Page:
Big Firms Missing Electricity Payments

Several metals and mining companies have stopped paying their electricity bills, threatening winter heating and electricity supplies for households, the head of the country's biggest private electricity producer said in an interview Wednesday.

"We are now facing an increase in payment delays from big consumers, mainly metals and mining companies, both ferrous and nonferrous," Mikhail Slobodin, president of Integrated Energy System, said in a telephone interview.

He declined to elaborate on the companies.

"The industry is using a legal loophole that prevents us from cutting them off from electricity supplies immediately," said Slobodin, who also heads the Council of Electricity Producers, which comprises all major electricity generators.

"The payment delays take the planned money out of the whole financial system of the generators, which strains our winter-period preparation spending," he said.

Big industries have started to cut jobs, salaries and output as demand has begun to fall and bank loans have become less accessible amid the financial crisis.

At the current rate, electricity demand will only grow by 2 percent in October, less than half of the 5.5 percent growth seen last month, according to data from Integrated Energy System, or IES, controlled by billionaire Victor Vekselberg. IES has controlling stakes in electricity generators TGK-5, TGK-6, TGK-7 and TGK-9.

Other generators and distributors also raised concerns about payment collection Wednesday.

"Compared with September, we have 10 percent fewer payments from the industry so far," said a senior manager with the Kostroma Electricity Distribution Co., who asked not to be identified because of the sensitivity of the issue.

Electricity producer OGK-1 is anticipating tough times. "We haven't faced delays yet, but unfortunately we understand that this kind of problem will arise very soon," said OGK-1 director for sales Vladimir Paley.

One major electricity consumer, Polyus Gold, said Wednesday that it was paying its bills on time. Novolipetsk Steel and Severstal did not return requests for comment.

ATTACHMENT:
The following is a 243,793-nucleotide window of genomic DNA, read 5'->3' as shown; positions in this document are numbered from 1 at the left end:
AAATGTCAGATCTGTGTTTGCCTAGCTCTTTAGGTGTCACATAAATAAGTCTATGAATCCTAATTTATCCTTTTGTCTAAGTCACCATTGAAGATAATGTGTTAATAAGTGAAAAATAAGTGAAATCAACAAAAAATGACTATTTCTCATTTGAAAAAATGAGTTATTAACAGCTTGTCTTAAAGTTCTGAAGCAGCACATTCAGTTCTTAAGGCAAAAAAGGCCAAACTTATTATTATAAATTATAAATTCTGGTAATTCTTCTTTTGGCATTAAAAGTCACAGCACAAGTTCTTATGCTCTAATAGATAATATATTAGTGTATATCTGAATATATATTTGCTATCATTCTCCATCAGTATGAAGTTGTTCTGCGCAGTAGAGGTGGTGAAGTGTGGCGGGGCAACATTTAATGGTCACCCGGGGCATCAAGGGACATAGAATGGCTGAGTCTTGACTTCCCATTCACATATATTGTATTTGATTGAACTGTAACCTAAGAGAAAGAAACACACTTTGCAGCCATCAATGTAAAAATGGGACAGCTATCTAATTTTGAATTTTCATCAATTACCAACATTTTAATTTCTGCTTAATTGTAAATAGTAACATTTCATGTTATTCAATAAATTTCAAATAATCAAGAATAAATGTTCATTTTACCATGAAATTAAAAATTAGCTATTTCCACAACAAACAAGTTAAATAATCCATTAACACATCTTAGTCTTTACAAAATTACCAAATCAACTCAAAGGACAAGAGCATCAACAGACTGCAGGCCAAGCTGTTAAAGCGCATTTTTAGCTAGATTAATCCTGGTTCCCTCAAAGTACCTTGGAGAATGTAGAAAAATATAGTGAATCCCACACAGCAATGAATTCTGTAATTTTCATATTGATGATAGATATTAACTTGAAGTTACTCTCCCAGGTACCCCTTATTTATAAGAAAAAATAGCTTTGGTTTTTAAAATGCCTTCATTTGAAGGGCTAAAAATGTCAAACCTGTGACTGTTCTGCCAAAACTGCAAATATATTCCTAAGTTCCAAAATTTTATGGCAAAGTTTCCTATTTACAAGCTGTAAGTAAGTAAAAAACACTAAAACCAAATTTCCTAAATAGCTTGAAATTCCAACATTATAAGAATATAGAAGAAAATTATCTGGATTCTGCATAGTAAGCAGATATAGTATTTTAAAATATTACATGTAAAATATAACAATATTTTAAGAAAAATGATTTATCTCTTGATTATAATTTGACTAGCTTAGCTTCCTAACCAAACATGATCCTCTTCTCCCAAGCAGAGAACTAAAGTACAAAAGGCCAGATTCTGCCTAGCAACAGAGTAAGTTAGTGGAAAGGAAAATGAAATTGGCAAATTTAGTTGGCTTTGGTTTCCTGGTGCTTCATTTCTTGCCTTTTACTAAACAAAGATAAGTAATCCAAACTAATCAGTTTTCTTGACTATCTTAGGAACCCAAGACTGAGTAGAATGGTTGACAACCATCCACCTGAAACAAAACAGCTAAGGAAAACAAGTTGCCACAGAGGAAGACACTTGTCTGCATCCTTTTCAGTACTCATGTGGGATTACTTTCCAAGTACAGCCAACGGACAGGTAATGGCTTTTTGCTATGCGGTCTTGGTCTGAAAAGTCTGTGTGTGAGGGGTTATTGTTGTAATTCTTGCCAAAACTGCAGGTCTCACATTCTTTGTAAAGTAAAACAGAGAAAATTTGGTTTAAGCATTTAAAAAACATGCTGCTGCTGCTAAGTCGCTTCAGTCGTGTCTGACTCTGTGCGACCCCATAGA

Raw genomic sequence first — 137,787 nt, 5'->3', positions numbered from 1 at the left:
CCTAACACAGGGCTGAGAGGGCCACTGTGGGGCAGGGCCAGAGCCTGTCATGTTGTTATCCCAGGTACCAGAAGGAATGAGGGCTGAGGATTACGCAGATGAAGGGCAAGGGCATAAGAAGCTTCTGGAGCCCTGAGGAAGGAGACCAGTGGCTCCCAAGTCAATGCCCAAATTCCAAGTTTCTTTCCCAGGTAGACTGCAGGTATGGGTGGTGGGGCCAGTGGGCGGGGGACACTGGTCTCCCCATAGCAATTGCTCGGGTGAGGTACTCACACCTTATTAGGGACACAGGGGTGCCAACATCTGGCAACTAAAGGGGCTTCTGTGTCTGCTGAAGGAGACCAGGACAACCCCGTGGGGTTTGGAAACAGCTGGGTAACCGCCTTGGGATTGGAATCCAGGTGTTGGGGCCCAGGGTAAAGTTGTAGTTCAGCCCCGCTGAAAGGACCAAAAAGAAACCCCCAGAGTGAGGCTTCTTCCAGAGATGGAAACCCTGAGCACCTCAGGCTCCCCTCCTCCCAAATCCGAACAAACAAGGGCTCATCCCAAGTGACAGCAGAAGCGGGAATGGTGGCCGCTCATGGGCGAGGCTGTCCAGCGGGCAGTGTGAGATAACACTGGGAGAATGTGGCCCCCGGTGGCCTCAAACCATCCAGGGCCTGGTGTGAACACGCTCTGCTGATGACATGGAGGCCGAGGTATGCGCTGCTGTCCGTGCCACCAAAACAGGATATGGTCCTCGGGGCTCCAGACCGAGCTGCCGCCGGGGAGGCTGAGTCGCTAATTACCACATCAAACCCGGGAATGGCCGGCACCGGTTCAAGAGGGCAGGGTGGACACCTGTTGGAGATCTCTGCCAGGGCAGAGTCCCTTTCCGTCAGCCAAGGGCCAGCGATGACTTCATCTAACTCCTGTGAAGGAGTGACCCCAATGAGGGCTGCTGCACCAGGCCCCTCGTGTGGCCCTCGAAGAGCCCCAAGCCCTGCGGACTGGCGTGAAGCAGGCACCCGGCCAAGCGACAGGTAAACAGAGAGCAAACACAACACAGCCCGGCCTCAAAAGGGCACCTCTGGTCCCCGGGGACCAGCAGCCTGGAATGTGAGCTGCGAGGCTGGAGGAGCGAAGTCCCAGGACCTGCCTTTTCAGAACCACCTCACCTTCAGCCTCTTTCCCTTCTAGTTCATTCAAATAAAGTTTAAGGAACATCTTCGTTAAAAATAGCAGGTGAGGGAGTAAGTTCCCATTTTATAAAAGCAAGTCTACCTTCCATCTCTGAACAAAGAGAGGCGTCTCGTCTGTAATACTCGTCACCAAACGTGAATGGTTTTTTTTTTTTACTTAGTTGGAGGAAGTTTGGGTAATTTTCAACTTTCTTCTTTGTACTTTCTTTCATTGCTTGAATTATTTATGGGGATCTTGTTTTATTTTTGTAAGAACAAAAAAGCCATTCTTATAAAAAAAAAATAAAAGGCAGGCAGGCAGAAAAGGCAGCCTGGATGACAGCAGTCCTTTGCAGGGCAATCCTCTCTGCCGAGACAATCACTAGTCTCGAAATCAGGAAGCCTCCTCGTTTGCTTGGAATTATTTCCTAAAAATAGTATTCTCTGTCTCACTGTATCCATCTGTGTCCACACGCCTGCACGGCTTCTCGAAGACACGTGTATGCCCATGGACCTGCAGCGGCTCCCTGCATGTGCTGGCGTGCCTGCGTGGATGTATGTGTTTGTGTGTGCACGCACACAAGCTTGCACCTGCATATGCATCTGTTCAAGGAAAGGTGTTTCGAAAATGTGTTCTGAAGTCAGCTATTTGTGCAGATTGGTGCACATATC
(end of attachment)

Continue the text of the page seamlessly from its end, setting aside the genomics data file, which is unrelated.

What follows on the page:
The delinquent metals producers might be waiting for state loans to come through, said Irina Filatova, utilities analyst at Brokerckreditservis.

"According to the law on electricity, the generators don't have the right to cut off some consumers, and industries are on that list," she said.

Slobodin said he expected that electricity distributors would also delay payments. "Electricity distributors don't have any assets big enough to use as collateral and have borrowed a significant amount of money, which has resulted in banks closing credit lines for them and taking the money back," Slobodin said.

The Kostroma distribution manager confirmed that his company was facing problems with the banks.

Industry payment delays were to be discussed Wednesday at government meeting chaired by Deputy Prime Minister Igor Sechin, who is responsible for the electricity sector. The Energy Ministry did not disclose the results of the meeting. One of the issues on the agenda was a state loan sought by electricity producers in an open letter to Sechin last week. Slobodin said the decision would be made "in the next week or two."

"The electricity sector needs 600 billion rubles from next year to build new electricity production facilities under our investment programs to expand capacity," Slobodin said.

"If the situation improves, we may refinance the state loans on better conditions as early as 2010," he said. "The main goal is to survive the next year."

He predicted a wave of job cuts and production optimization throughout the electricity sector as soon as the difficult winter period ended next year.